Anne and Myles lost the restaurant during the ‘38 hurricane shortly after they had finished paying for it. The hurricane devastated the Sakonnet point including Anne’s previous restaurant, the Fo’c’s’le, fish markets and various stores. Sadly, Anne’s Cove was washed out to sea. The following year they were able to rebuild and reopen, however, in the 1940s a second hurricane came and “took the whole thing away and left a big hole. After the second big one, my husband said, “That’s enough.” The menu above was the final menu served at Anne’s Cove restaurant. Carolyn Faria recalls that her parents did not speak about it much as the memory was far too painful.

Sakonnet Point after the 1938 Hurricane. Courtesy of the family.

          In the years that followed, Anne worked as a pastry chef for 16 years at Luke’s Lodge on Crandall Road. Unfortunately, the Lodge eventually burned down. She went on to become a pastry chef at the Sakonnet Golf Club for 19 years, leaving in the 1960s. Anne recalled to Sakonnet times, “We had a big, big iron stove in the Golf Club. There were eight to ten burners on it, and a gas stove attached to it. They’d bring the gas in tanks and we’d plug it in. After I left the Sakonnet Golf Club, I went back. They said they couldn’t replace me. We’d do restaurant style cooking, and I’d make some of my own dishes, too. We had big electric mixers for dough, and meat cutters. Thursdays we had roast beef night.”

          Anne was a wonderful cook and her family was blessed with delicious meals. She prioritized a big Sunday dinner each week with her family. Anne shared her skills with others as well as she often went out to private homes in Little Compton and cooked for them.

          Myles died just before their 50th anniversary in 1976, “I loved him dearly,” Anne told the Sakonnet Times, “He was a very good husband and a very, very good daddy. We were married 49 years, and he said, “we made it. Now we’ll make it to the 50th,’ but on Mother’s Day we were talking in the living room and he just went.” After his passing, Anne continued to live in her home on West Main Road and enjoyed her time with her friends and family. It was only when Anne reached her 90s that she moved up the street to live with Carolyn and Gabe Faria.

During their marriage they did not have much money to travel except on one special occasion to Florida in 1952 to visit the fountain of youth. However, after Myles’s death, Anne traveled often going to Montreal with the Little Compton Seniors for two years in a row for New Year’s and twice to Hawaii with volunteers she met working at the Portsmouth Senior Center. She traveled with her children to Alaska and Florida.

          Anne was an active member of St. Catherine’s altar rosary society. She helped with the bazaar that they held in the yard near the library. There were games for the children and dessert tables and bingo was a big hit! On Memorial Day, the church would serve hot homemade chowder, hot dogs, and soda to whoever wanted it after the parade. There was also a big table of homemade desserts. Anne also spent time at the Brownell Rose Gardens where she worked on floral propagation.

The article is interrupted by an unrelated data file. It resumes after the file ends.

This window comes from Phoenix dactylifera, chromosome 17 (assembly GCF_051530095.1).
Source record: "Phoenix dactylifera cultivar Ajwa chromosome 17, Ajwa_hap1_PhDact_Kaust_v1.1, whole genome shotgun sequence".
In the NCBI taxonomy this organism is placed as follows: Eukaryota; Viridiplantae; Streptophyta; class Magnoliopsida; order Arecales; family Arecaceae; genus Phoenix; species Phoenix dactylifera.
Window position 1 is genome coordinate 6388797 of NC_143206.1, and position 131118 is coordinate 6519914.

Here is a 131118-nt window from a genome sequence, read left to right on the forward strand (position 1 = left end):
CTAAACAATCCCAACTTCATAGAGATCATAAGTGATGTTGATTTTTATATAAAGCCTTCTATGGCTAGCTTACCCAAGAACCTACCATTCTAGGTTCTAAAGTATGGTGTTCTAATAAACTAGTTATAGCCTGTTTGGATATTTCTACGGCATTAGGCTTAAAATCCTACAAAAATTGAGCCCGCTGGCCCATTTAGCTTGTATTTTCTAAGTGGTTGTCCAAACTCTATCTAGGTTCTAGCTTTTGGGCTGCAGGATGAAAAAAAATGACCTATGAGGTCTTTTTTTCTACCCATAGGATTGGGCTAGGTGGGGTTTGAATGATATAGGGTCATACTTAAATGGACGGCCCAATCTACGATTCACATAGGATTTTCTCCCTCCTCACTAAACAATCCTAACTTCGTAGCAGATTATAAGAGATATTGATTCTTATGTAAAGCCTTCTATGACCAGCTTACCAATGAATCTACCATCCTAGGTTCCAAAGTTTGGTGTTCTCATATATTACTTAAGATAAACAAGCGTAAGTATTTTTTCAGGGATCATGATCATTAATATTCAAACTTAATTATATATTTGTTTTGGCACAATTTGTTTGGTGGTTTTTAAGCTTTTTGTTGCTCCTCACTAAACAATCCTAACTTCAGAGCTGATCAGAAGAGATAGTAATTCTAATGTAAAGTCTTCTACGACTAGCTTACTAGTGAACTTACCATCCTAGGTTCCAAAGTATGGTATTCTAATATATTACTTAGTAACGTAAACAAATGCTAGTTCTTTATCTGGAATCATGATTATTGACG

Anne loved Little Compton and was active in town on the Republician town committee and also served on the School Board for quite a few years. She served at a controversial time when the School Board was deciding to close the high school. At the time the town was unable to afford the special teachers needed to maintain the necessary standards.  Ultimately, her vote, after much consideration, was to close. Her youngest daughter, Carolyn Faria’s class was one of the last to graduate from J. F. Wilbur High School in 1963.

Anne’s dedication in the kitchen continued even in her later years. She belonged to the Portsmouth and Little Compton senior center. When the Portsmouth senior center served meals to their members, Anne would often say,  “I am going over to help serve lunch to the old folks.” Humorously, Anne, at that time, was well into her 80s and probably one of the oldest people there. She was always so positive and joyful, you would never know it!

Anne Sylvia cooking in her older years. Courtesy of the family.

On April 6, 2003, Anne was awarded the Boston Post Cane from the Little Compton Town Council President Donald Gomez. According to the Sakonnet Times, Mr. Gomez declared the day “Anne M. Sylvia Day”. She was the 26th recipient of the honor in its 94 year history. She was so happy to have that honor.

Anne passed away on February 7, 2004, just two months short of 100, after a life well spent in her beautiful town of Little Compton. She was quoted in the Sakonnet Times back in the 1950s saying, “I think that Little Compton is wonderful. I have lived here since I was married in 1926, coming from New York City. We have four children, two of them still attending Josephine Wilbur School, which is the greatest… I just like this town and the people in it very much.” During her final interview with the Sakonnet Times in 2003, Anne reflected on her long, beautiful life saying, “I had a lot of good times, but a lot of hard times too. I wouldn’t want to live my life over again but I am glad to live to 99.” She left many wonderful memories to those who loved her in Little Compton and around the world.

Carolyn Sylvia Faria, Daughter, and Katy Chace, Great-granddaughter

April 28, 2020